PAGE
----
This week has seen no shortage of mobile payments announcements, from a partnership between AmEx and Apple Pay to the new Chase Pay app. This flood of news isn't a mere coincidence; rather it's the result of the Money2020 conference in Las Vegas. Still, all these updates highlight some significant growing pains in the mobile payments market. Namely, despite there being no shortage of options available across smartphone platforms, usage is still rather low.
According to a recent Accenture survey, while 52% of North Americans are "extremely aware" of mobile payments, only 18% use them on a regular basis. Unsurprisingly, Millennials and higher-income households lead the pack, with 23% and 38% using contactless payments at least once a week, respectively.
These stats may not seem downright disappointing—mobile payment tech is still in its early days, after all. But with eMarketer forecasting 210% growth in the total value of mobile payment transactions in 2016—up to $27.05 billion from $8.71 billion—it’s fair to wonder how companies will close the gap between awareness and adoption.
According to Jordan McKee, senior analyst at 451 Research, a recent policy change could help spur growth. "One of the biggest drivers...is the EMV liability shift, which is helping to seed the market with contactless point-of-sale terminals. The infrastructure is beginning to fall into place."
Now that retailers have a financial incentive to support EMV "chip and PIN" technology, a proliferation of in-store terminals supporting it (as well as NFC contactless payments) can't be too far off. And when consumers have more opportunities to use NFC-powered services like Apple Pay in store, it follows that both usage and awareness will grow.
Of course, that's only part of the equation. Even if mobile payments are readily accepted at most retailers, consumers need to see a clear value proposition. Bryan Yeager, an analyst at eMarketer, points to Starbucks (sbux) as a model for success in this regard. The global coffee giant's app, which handles payments and stores loyalty information, offers the convenience of a mobile wallet with incentives in the form of special offers. "More than 20% of their in-store transactions in the US are from their mobile app, and that’s a great success story."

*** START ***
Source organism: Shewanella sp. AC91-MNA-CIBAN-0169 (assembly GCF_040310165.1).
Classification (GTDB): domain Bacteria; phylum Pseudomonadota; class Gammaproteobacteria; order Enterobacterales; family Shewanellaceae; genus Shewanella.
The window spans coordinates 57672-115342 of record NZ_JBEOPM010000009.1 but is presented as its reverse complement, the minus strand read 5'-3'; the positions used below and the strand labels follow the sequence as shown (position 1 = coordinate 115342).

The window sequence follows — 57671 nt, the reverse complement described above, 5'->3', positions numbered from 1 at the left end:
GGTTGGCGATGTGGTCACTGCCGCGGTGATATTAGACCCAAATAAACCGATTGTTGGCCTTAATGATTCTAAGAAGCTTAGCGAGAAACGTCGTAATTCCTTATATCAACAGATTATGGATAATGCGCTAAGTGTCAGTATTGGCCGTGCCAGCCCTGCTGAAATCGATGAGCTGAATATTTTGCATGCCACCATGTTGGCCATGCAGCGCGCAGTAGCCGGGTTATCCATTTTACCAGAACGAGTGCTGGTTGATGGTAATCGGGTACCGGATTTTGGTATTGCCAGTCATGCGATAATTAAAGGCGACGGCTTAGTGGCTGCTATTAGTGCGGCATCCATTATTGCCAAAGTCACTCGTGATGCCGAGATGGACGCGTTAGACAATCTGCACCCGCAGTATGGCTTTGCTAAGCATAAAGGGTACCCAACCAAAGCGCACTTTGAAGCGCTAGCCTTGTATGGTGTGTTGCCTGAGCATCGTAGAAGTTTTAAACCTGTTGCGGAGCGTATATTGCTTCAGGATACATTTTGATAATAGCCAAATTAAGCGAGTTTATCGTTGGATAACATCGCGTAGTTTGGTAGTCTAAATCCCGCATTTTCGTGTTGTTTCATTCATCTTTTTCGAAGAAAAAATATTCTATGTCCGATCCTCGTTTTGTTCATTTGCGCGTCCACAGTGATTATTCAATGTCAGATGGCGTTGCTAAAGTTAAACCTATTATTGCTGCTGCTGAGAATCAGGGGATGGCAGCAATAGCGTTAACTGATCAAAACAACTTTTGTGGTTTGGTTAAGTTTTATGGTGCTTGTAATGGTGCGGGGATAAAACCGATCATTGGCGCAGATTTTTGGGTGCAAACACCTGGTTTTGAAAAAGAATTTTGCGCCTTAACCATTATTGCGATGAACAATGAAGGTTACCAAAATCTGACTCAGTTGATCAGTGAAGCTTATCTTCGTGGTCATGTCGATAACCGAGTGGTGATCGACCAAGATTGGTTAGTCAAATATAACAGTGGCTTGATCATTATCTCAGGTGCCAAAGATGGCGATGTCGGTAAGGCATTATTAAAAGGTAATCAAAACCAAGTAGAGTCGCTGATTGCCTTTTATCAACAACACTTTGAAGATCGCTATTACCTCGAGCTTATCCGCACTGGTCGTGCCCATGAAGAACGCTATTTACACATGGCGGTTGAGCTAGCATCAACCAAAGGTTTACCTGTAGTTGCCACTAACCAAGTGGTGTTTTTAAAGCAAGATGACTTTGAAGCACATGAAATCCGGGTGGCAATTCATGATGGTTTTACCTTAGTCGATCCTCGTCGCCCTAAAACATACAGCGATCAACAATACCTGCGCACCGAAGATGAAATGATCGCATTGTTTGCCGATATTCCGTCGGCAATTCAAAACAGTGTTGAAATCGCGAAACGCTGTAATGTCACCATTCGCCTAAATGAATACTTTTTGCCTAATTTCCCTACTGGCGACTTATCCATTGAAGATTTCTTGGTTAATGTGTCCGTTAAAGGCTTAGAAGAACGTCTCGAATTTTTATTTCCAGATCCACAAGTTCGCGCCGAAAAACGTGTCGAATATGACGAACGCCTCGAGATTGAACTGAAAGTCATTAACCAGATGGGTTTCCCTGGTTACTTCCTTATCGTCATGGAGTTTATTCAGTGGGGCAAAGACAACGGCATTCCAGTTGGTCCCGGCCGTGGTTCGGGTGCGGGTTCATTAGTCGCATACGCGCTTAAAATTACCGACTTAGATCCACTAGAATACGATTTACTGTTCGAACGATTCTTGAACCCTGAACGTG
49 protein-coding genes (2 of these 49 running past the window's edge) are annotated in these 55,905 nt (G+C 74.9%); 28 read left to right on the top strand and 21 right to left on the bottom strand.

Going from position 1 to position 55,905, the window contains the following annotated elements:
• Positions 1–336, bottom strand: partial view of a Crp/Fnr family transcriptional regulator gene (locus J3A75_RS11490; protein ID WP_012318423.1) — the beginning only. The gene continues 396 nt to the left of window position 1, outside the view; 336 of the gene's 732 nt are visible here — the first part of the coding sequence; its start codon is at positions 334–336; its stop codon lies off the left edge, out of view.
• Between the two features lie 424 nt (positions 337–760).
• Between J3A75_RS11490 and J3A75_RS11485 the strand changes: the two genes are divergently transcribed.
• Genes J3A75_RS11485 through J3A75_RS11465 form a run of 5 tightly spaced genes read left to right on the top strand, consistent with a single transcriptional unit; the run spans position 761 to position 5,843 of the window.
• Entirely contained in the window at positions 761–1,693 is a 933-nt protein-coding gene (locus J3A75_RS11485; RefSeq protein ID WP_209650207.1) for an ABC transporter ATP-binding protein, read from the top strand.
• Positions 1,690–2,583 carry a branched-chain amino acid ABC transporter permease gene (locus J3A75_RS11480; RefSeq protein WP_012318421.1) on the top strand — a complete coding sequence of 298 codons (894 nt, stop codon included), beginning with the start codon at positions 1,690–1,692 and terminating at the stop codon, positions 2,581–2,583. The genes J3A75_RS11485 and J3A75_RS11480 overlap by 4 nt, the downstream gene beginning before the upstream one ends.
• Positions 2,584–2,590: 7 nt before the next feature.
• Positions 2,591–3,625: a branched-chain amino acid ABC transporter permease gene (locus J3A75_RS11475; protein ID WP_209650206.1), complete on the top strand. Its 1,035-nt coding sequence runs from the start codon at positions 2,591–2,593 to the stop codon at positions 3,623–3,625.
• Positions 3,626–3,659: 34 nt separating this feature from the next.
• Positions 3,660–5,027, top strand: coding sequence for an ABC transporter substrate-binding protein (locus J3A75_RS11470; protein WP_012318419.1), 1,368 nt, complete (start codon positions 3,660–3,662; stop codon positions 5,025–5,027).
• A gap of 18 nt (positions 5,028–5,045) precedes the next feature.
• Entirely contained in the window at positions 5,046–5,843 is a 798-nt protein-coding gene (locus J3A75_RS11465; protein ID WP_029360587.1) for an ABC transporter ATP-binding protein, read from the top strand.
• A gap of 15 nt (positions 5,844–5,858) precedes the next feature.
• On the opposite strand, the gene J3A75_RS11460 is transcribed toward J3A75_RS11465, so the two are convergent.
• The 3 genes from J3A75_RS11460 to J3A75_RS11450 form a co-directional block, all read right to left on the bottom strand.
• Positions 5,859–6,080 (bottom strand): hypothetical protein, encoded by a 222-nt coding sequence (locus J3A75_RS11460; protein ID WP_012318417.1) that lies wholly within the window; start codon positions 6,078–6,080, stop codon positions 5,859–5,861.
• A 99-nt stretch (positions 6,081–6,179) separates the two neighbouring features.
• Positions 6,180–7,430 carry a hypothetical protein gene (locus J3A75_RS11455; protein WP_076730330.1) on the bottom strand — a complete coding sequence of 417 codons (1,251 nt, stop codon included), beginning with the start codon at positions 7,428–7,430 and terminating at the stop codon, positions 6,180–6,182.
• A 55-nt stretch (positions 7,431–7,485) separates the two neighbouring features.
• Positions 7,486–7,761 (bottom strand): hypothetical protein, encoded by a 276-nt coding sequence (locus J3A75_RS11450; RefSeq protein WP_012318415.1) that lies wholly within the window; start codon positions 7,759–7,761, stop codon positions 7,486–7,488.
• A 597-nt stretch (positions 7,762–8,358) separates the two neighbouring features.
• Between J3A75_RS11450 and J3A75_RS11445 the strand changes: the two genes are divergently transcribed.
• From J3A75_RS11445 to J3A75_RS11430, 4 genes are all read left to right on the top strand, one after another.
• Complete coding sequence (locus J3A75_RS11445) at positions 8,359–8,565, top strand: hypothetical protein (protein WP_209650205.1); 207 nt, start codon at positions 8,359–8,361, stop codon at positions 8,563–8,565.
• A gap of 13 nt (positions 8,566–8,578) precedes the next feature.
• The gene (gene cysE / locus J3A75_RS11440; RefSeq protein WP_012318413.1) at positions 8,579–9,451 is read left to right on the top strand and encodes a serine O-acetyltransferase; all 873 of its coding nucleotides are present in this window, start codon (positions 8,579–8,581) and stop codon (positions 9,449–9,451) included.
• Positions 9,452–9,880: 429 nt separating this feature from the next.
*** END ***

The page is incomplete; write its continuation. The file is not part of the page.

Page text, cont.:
McKee agrees: "Most mobile wallets today are simply credit card surrogates; they're a veneer over what already exists. This provides little incentive for merchants to upgrade their infrastructure and for consumers to change entrenched payment behaviors."
Companies are taking notice, and adding loyalty-minded features accordingly. Android Pay, for example, is partnering with Coca-Cola (ko) to award users points toward future purchases when they tap their smartphone to buy a Coke at a vending machine. Samsung Pay, meanwhile, will add support for loyalty cards and deliver push coupons to users' accounts.
Finally, the are security concerns to address, and Yeager identifies these as a major inhibitor to mobile payment adoption. At the same time, he points to steps Apple (appl) has taken that could help reassure customers, including the extra layer of security offered through Touch ID in Apple Pay. Plus, "When it came out with Apple Pay, [Apple] made it clear that it doesn’t see any of the transaction data flowing through the system at all; it's just the middleman."
As to which of the myriad contactless payment services will gain the strongest footing, operating system-based wallets like Apple Pay and Android Pay may stand the best chance. "These solutions are tightly integrated into the device and remove many hurdles that have dogged competitors, such as onboarding and ease of use," says McKee.
While hurdles like fragmentation and point-of-sale compatibility remain, the mobile payments market is indeed evolving. With both Android Pay and Apple Pay adding support for additional store and loyalty cards in the coming months, consumers will have more reason than ever to ditch the physical wallet.
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